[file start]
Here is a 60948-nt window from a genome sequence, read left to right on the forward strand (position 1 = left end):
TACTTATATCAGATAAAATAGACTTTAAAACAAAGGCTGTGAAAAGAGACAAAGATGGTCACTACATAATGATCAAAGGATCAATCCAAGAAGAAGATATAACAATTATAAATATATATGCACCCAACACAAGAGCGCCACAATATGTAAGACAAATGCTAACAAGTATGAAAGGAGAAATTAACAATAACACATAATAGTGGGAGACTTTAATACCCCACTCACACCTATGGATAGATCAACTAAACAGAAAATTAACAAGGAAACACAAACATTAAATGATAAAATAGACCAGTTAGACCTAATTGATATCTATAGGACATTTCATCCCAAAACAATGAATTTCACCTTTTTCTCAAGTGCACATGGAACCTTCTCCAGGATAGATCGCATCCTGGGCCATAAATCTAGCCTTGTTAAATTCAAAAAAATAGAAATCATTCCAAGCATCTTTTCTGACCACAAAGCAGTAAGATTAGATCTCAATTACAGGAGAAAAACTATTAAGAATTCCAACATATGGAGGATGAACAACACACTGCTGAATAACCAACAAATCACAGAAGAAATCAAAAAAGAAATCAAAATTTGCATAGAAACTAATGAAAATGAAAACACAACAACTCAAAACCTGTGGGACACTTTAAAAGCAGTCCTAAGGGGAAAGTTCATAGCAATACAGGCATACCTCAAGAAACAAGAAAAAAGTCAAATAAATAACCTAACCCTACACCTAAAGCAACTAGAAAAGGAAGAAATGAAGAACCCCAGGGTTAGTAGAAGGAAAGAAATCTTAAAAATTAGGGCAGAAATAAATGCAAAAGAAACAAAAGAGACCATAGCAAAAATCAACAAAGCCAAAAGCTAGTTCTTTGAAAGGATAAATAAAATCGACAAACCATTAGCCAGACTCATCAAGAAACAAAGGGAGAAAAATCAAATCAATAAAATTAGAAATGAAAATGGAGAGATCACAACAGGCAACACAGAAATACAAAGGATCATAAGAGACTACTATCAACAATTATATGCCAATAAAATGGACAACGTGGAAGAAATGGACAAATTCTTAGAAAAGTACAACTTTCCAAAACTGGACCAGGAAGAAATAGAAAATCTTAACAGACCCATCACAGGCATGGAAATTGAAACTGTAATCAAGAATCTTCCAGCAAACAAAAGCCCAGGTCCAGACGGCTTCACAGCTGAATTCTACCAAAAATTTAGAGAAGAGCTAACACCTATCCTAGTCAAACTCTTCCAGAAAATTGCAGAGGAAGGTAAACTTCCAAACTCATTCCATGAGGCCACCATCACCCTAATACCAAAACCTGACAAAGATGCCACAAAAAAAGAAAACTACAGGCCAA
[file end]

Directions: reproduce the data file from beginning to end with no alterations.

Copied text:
Here is a 60948-nt window from a genome sequence, read left to right on the forward strand (position 1 = left end):
TACTTATATCAGATAAAATAGACTTTAAAACAAAGGCTGTGAAAAGAGACAAAGATGGTCACTACATAATGATCAAAGGATCAATCCAAGAAGAAGATATAACAATTATAAATATATATGCACCCAACACAAGAGCGCCACAATATGTAAGACAAATGCTAACAAGTATGAAAGGAGAAATTAACAATAACACATAATAGTGGGAGACTTTAATACCCCACTCACACCTATGGATAGATCAACTAAACAGAAAATTAACAAGGAAACACAAACATTAAATGATAAAATAGACCAGTTAGACCTAATTGATATCTATAGGACATTTCATCCCAAAACAATGAATTTCACCTTTTTCTCAAGTGCACATGGAACCTTCTCCAGGATAGATCGCATCCTGGGCCATAAATCTAGCCTTGTTAAATTCAAAAAAATAGAAATCATTCCAAGCATCTTTTCTGACCACAAAGCAGTAAGATTAGATCTCAATTACAGGAGAAAAACTATTAAGAATTCCAACATATGGAGGATGAACAACACACTGCTGAATAACCAACAAATCACAGAAGAAATCAAAAAAGAAATCAAAATTTGCATAGAAACTAATGAAAATGAAAACACAACAACTCAAAACCTGTGGGACACTTTAAAAGCAGTCCTAAGGGGAAAGTTCATAGCAATACAGGCATACCTCAAGAAACAAGAAAAAAGTCAAATAAATAACCTAACCCTACACCTAAAGCAACTAGAAAAGGAAGAAATGAAGAACCCCAGGGTTAGTAGAAGGAAAGAAATCTTAAAAATTAGGGCAGAAATAAATGCAAAAGAAACAAAAGAGACCATAGCAAAAATCAACAAAGCCAAAAGCTAGTTCTTTGAAAGGATAAATAAAATCGACAAACCATTAGCCAGACTCATCAAGAAACAAAGGGAGAAAAATCAAATCAATAAAATTAGAAATGAAAATGGAGAGATCACAACAGGCAACACAGAAATACAAAGGATCATAAGAGACTACTATCAACAATTATATGCCAATAAAATGGACAACGTGGAAGAAATGGACAAATTCTTAGAAAAGTACAACTTTCCAAAACTGGACCAGGAAGAAATAGAAAATCTTAACAGACCCATCACAGGCATGGAAATTGAAACTGTAATCAAGAATCTTCCAGCAAACAAAAGCCCAGGTCCAGACGGCTTCACAGCTGAATTCTACCAAAAATTTAGAGAAGAGCTAACACCTATCCTAGTCAAACTCTTCCAGAAAATTGCAGAGGAAGGTAAACTTCCAAACTCATTCCATGAGGCCACCATCACCCTAATACCAAAACCTGACAAAGATGCCACAAAAAAAGAAAACTACAGGCCAA